CA: Walk us through the life of an application in your office from an operational standpoint. What happens between the time an applicant clicks “submit” and the time the committee offers a final decision (e.g. how many “reads” does it get, how long is each “read,” who reads it, does the committee convene to discuss it as a group, etc.)?
ML: Once an applicant hits the submit button on our online application, our operations team communicates regularly with the applicant to ensure that all of the required materials have been received, including official test scores, recommendations and scanned copies of official transcripts. Once complete, each file is then distributed to an admissions committee member for an in-depth evaluation. Each application is read independently (from cover to cover) by at least two members of the admissions committee. If an applicant was not able to visit Durham during our open interview season (mid-September to mid-October), then they will be discussed in committee to determine whether an interview invitation will be extended. If invited, applicants are able to preference interviewing on campus or with one of our alumni in a number of convenient locations across the globe. All applicants are presented to the Admissions Committee for discussion and the admission decision. There is equal weight assigned to all factors in the evaluation process, which means that our decisions are never based on any one factor or criterion. The admissions committee seeks to admit students who represent a microcosm of the world. Each student’s story is unique and allows us to create the diversity that is so important to the student experience at Duke. Scholarship decisions are also based on the overall strength of the application and are made concurrently with our admission decisions.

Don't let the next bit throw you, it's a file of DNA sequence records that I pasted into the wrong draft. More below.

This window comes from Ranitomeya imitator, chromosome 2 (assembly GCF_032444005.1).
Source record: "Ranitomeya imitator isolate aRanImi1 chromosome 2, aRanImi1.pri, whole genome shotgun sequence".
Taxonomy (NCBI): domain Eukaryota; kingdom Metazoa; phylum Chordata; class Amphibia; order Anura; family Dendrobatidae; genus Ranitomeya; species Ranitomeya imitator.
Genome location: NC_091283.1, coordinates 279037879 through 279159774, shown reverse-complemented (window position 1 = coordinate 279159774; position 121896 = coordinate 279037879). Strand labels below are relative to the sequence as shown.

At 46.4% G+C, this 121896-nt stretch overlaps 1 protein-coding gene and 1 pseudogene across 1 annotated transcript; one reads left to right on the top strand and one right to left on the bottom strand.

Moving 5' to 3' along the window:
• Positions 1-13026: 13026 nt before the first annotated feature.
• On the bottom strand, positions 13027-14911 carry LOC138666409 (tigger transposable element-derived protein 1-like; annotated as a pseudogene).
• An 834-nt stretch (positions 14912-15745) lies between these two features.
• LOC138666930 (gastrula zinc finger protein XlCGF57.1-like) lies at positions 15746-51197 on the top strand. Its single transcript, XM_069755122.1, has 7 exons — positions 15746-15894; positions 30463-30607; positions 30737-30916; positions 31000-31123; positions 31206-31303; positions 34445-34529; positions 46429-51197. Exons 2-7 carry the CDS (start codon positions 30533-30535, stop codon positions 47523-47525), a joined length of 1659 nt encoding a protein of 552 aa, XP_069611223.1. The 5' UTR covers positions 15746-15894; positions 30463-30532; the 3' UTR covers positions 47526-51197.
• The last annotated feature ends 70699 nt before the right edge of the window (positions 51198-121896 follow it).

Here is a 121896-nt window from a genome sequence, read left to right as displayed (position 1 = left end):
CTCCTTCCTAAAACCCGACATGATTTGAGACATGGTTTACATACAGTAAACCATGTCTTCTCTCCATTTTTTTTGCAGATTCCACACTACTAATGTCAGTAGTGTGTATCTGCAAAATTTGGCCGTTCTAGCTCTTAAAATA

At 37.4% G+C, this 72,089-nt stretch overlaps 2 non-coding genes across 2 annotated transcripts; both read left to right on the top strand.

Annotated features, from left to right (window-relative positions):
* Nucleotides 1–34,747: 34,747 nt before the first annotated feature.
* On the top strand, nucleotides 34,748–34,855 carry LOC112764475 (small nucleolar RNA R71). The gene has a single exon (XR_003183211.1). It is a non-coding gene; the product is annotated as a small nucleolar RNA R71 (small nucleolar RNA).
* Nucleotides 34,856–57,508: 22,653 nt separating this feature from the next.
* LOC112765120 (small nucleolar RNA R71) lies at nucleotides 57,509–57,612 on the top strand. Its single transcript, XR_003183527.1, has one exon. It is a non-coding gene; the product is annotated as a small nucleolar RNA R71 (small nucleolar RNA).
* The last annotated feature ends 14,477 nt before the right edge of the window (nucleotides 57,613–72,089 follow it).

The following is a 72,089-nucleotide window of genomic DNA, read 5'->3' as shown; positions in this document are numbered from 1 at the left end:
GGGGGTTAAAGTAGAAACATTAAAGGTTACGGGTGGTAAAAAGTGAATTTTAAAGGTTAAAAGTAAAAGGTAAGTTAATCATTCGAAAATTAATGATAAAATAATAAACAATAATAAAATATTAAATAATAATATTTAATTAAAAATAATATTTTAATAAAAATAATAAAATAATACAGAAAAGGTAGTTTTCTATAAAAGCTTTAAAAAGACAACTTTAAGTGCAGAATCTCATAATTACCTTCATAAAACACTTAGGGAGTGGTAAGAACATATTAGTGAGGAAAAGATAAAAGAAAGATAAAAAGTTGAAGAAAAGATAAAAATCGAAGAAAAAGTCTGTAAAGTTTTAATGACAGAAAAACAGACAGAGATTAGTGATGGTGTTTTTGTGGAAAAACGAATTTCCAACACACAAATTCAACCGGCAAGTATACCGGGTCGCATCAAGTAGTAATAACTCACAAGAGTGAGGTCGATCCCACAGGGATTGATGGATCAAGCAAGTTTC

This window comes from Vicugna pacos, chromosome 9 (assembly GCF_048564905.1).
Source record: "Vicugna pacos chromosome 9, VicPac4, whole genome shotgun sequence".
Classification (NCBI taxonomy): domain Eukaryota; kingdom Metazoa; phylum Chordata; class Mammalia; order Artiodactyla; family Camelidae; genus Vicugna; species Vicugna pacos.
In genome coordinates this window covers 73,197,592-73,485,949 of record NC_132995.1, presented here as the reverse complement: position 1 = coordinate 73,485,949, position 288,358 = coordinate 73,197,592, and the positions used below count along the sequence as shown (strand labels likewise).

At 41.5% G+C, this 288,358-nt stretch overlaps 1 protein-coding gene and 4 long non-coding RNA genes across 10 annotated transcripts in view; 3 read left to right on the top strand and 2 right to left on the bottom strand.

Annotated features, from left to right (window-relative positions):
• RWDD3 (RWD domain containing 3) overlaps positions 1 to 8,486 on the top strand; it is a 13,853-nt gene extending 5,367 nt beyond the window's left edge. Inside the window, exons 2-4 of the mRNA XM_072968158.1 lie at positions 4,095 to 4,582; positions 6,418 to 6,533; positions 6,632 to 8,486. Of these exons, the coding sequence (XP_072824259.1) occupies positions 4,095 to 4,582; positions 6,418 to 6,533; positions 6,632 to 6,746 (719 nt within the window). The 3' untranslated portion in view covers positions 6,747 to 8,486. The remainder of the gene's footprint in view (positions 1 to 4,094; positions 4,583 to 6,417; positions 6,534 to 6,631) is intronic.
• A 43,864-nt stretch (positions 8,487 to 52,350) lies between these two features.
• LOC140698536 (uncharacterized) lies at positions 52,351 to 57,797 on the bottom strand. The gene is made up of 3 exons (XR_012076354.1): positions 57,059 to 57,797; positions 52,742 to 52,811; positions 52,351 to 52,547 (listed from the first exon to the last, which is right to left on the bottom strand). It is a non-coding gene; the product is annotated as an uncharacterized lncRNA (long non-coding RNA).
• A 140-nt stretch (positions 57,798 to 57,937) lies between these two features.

CA: How does your team approach the essay portion of the application specifically? What are you looking for as you read the essays? Are there common mistakes that applicants should try to avoid? One key thing they should keep in mind as they sit down to write them?
ML: I just recently wrote a blog post about our Daytime MBA essay questions for the 2012-13 application cycle and what specifically we are hoping to learn through them. It highlights some of the challenges that we face in admissions when creating our essay questions, as well as tips for how to approach our essays this year. We have introduced a list of 25 things as one of our essays and will be sharing highlights from the lists of our admissions staff and students throughout the year. I encourage prospective students to follow these blogs to learn more about our team as we learn about each of them through their applications!